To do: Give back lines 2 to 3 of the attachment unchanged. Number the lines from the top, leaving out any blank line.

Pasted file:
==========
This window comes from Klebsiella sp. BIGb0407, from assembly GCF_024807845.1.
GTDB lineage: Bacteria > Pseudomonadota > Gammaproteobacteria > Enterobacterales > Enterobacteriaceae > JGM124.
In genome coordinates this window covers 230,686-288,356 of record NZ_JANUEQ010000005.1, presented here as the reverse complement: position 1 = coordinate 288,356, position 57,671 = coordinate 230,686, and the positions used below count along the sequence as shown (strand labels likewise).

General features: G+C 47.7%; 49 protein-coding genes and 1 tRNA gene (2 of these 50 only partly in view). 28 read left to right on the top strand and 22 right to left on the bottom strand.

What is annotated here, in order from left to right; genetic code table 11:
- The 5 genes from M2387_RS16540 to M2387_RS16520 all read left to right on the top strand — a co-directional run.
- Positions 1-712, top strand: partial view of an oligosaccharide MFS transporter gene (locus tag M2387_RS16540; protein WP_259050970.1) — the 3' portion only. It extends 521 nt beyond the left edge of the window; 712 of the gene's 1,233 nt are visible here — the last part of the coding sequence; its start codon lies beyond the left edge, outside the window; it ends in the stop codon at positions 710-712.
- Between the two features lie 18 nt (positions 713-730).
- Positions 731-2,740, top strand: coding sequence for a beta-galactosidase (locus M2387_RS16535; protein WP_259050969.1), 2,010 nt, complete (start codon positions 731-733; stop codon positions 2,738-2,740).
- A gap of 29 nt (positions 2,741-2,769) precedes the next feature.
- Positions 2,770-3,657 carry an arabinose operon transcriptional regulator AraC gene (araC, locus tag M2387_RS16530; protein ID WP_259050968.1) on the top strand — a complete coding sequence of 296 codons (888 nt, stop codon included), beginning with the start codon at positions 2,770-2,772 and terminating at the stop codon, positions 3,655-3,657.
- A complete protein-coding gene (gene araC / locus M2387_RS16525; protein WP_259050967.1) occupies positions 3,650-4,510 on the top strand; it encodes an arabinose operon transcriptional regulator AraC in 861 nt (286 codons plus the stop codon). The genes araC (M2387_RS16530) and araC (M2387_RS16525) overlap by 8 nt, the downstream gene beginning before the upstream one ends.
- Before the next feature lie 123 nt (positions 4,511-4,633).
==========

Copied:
GTDB lineage: Bacteria > Pseudomonadota > Gammaproteobacteria > Enterobacterales > Enterobacteriaceae > JGM124.
In genome coordinates this window covers 230,686-288,356 of record NZ_JANUEQ010000005.1, presented here as the reverse complement: position 1 = coordinate 288,356, position 57,671 = coordinate 230,686, and the positions used below count along the sequence as shown (strand labels likewise).